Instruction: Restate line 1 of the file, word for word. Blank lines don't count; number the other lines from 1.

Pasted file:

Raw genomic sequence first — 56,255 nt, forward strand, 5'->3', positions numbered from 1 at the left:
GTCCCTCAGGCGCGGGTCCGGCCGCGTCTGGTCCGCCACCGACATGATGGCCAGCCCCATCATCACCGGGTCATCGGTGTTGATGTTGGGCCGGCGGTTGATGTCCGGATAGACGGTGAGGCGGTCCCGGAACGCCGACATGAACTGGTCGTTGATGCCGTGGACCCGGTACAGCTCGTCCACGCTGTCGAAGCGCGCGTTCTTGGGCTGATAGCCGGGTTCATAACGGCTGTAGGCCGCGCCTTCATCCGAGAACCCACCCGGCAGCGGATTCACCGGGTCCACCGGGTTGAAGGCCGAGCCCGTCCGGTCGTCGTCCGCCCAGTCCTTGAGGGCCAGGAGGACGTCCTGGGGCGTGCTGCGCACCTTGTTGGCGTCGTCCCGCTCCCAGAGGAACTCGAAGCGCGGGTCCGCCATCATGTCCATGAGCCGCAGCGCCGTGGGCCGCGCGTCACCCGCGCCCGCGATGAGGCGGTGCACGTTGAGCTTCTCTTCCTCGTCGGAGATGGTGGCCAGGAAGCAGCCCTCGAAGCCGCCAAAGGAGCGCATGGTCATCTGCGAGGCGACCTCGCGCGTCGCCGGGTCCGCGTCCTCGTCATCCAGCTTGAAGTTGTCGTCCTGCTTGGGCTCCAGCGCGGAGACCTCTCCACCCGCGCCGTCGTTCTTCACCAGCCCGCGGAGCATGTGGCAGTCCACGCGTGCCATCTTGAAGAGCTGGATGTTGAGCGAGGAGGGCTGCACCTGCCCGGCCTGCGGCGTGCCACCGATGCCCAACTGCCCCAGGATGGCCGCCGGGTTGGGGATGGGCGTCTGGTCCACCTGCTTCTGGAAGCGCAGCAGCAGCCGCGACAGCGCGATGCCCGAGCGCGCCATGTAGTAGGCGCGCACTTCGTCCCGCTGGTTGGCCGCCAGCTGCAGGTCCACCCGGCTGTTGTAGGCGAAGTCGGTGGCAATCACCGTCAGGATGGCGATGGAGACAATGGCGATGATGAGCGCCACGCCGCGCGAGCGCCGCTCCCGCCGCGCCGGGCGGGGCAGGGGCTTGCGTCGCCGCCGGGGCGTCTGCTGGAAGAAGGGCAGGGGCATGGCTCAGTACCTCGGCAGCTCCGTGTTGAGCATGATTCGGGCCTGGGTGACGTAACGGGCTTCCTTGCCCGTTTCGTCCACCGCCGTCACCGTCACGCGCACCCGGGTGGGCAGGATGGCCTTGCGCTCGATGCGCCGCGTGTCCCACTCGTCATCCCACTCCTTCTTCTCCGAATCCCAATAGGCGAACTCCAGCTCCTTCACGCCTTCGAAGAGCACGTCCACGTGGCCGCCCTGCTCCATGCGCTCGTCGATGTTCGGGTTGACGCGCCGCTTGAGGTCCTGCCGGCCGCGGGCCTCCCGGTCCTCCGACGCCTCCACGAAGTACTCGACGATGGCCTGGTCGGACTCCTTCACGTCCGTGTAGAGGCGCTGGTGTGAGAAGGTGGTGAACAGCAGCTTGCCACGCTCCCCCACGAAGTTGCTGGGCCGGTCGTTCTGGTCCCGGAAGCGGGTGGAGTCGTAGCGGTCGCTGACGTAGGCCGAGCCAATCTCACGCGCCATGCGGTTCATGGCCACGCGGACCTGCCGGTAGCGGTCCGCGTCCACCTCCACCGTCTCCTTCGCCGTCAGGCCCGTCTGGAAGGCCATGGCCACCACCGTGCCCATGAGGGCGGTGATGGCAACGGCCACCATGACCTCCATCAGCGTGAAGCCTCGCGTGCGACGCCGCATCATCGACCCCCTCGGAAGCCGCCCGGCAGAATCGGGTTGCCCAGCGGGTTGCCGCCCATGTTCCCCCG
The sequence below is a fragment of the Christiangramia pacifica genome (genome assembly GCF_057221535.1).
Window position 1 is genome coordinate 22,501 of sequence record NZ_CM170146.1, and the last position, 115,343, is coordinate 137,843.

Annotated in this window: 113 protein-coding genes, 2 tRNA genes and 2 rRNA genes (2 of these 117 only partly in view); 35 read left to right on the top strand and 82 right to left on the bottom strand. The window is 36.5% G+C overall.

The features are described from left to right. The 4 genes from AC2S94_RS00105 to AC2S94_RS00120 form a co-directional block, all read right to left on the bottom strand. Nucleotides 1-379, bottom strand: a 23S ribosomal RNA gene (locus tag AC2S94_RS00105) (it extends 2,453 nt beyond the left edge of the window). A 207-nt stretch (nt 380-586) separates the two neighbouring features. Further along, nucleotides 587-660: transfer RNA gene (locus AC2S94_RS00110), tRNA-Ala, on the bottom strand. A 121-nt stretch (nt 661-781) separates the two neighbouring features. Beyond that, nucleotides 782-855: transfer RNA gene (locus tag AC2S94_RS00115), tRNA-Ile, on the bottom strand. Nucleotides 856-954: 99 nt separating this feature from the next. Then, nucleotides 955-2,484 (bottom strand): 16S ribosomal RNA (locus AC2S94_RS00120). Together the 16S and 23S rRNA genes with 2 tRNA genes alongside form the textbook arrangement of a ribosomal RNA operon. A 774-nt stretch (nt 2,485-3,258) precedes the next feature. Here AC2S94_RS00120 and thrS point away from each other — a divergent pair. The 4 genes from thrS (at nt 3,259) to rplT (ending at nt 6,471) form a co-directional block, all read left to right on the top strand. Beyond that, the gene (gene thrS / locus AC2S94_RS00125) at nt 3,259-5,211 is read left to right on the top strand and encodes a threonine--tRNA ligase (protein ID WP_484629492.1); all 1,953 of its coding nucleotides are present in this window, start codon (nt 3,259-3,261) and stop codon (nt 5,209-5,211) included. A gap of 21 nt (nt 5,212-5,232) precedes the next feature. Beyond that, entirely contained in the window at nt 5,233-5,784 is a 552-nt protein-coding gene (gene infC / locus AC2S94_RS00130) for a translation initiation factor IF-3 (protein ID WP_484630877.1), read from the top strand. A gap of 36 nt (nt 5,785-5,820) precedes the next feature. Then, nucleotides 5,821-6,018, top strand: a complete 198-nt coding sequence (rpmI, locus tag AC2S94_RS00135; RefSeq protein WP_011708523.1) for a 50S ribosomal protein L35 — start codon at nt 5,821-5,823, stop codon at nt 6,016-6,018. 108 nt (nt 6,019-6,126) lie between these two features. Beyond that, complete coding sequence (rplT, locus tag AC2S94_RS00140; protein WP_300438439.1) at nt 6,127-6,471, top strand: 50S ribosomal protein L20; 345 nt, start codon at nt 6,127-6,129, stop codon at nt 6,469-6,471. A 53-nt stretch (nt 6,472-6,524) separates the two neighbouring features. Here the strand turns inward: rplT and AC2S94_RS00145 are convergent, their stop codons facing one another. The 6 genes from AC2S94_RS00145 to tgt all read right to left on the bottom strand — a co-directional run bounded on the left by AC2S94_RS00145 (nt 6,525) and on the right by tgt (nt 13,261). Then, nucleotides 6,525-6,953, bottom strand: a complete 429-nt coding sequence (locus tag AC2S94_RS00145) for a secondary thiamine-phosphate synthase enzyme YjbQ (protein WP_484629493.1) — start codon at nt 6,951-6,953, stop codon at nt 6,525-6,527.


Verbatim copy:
Raw genomic sequence first — 56,255 nt, forward strand, 5'->3', positions numbered from 1 at the left: